Multicultural Shelby Originals West

California Grocers Embrace Diverse Cultures, Changing Market

California grocers

by Cynthia Weifenbach / contributing writer

Perhaps no state better reflects the increasing diversity of the nation than California, with some 38 million residents comprising both large Hispanic and Asian populations. The grocery industry has been keen to provide authentic, fresh food and products that each community and ethnic group is seeking.

“Independent retailers have done an excellent job of making their stores unique and designed specifically for the cultures they serve,” said Ron Fong, president and CEO of the California Grocers Association. “They have a real hometown feel to them.

Ron Fong

“In California, the Hispanic population is growing. Both Northgate [Gonzalez Market] and Superior [Grocers] are growing and have opened new stores.”

Superior Grocers plans to open a new location next month in Bakersfield. Fong added that Emart, South Korea’s largest retailer, and the owner of Good Food Holdings – a California-based company of Bristol Farms, Lazy Acres Market and Metropolitan Market – has announced plans to open a store in Los Angeles. No opening date has been set.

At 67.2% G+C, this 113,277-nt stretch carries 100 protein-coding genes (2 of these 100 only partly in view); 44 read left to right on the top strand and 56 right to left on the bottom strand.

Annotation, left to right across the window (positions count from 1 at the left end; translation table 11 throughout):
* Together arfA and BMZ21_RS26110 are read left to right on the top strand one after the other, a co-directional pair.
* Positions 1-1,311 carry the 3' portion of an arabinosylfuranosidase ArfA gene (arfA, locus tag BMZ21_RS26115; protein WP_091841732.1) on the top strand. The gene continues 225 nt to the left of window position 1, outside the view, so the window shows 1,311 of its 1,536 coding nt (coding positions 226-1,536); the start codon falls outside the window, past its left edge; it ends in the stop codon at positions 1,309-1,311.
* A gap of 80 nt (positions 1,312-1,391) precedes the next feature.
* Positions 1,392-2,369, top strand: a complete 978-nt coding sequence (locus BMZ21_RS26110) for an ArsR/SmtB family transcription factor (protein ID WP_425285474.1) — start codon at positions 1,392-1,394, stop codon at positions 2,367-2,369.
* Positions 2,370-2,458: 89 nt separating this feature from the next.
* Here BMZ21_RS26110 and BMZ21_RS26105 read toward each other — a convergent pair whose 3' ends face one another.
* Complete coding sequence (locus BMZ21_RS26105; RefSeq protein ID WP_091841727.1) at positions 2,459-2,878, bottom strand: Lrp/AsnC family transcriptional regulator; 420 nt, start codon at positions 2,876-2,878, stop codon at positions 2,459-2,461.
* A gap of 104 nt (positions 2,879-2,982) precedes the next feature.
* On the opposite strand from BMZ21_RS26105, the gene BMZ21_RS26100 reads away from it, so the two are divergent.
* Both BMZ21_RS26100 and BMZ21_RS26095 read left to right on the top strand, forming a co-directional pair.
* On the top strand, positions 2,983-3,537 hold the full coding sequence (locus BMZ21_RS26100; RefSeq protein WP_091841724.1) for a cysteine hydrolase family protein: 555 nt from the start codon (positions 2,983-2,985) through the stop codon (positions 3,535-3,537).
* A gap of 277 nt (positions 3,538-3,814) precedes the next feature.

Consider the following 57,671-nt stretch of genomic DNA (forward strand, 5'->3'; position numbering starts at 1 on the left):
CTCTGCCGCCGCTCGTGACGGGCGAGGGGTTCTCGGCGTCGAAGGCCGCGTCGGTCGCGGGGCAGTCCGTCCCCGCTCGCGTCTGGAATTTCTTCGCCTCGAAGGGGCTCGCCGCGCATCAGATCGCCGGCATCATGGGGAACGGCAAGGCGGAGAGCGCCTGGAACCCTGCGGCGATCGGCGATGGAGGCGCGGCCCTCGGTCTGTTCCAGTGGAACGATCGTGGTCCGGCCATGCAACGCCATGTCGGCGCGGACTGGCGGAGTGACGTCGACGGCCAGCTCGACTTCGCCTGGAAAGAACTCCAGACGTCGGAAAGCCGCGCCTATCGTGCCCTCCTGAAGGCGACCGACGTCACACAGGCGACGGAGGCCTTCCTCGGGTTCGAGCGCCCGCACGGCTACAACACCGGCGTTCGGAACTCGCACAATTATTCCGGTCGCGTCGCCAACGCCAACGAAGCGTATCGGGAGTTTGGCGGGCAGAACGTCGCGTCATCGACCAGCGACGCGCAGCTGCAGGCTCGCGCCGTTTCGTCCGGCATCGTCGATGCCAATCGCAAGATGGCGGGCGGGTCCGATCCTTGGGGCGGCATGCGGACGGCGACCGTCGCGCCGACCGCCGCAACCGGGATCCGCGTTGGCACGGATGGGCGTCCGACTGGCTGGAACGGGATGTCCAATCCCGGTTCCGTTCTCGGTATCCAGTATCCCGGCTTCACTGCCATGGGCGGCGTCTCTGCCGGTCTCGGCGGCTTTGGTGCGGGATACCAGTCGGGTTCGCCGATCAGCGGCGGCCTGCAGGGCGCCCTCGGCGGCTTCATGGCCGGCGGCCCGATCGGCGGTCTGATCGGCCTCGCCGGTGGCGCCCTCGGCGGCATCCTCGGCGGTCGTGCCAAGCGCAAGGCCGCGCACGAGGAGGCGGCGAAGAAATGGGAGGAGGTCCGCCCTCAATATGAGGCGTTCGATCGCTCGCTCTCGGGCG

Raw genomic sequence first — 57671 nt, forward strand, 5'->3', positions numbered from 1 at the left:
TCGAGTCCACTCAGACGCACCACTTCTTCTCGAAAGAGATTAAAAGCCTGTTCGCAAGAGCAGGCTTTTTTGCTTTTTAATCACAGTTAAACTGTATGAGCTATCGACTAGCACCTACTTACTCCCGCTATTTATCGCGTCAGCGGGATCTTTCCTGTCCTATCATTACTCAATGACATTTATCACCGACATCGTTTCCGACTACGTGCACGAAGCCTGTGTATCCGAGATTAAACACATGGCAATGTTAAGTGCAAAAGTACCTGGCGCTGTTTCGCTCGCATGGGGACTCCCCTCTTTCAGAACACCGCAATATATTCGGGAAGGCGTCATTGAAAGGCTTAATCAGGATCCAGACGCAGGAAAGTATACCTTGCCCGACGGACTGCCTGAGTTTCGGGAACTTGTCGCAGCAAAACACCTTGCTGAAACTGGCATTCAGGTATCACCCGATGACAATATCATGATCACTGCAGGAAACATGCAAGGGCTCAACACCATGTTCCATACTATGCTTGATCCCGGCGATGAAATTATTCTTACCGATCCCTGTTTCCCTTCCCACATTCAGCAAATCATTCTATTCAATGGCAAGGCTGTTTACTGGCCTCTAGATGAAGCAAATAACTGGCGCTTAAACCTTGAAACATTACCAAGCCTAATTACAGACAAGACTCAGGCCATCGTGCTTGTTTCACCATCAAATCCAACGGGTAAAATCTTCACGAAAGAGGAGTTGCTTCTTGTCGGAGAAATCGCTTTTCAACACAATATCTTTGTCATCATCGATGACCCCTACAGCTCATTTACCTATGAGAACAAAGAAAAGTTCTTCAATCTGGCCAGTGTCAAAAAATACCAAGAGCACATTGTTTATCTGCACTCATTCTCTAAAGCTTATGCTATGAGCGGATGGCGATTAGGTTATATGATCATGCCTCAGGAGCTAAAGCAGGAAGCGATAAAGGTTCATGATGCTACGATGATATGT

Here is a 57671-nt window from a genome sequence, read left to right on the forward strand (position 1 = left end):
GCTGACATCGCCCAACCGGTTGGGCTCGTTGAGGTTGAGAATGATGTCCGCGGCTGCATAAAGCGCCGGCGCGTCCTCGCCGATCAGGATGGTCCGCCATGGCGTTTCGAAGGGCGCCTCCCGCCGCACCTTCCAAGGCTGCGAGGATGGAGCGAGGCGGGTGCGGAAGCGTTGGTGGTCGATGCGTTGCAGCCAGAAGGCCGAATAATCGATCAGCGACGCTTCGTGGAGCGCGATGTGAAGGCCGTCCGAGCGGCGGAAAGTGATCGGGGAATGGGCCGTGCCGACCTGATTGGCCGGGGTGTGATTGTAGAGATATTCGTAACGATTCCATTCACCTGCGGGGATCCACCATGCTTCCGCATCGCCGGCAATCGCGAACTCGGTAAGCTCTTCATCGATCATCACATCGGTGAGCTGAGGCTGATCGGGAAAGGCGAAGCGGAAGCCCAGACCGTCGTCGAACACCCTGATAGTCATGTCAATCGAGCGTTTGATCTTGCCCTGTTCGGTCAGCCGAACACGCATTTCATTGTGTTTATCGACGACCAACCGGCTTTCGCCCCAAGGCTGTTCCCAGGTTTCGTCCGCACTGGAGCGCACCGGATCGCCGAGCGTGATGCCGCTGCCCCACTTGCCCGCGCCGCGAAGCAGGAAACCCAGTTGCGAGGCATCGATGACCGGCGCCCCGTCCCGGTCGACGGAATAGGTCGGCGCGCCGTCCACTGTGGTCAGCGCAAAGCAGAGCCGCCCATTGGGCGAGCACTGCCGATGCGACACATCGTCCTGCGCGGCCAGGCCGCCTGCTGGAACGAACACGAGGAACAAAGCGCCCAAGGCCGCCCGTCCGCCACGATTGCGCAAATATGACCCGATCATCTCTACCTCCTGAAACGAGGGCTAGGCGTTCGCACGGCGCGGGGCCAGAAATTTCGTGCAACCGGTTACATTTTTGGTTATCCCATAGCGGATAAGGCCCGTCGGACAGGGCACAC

Jim Amen, president and CEO of Commerce, California-based Super A Foods, has noticed other emerging trends.

Jim Amen

“What’s new is the Hispanic population in California, which has always been huge, is now an older – second, third and fourth generations,” he said. “Their eating habits are different than their parents and grandparents. They are buying much healthier than they’ve ever bought before, more fruits and vegetables. They are not cooking with lard anymore. They are not buying the hominy and menudo that they used to. It’s a challenge to stay on top of the changing buying habits.”

Amen went on to note that Super A will mark its 50th anniversary next year.

“The Hispanic market has changed significantly from what it used to be 50 years ago,” he said. “For example, 22 years ago when we opened our Highland Park store, the area was 100 percent Hispanic. Now, it’s probably 40 percent.

“The market has changed and we have to change with it. We have to get more healthy options, more things that are sugar-free and gluten-free, healthier stuff and it has been a challenge for us. Hispanics and Millennials buy different than their parents bought.”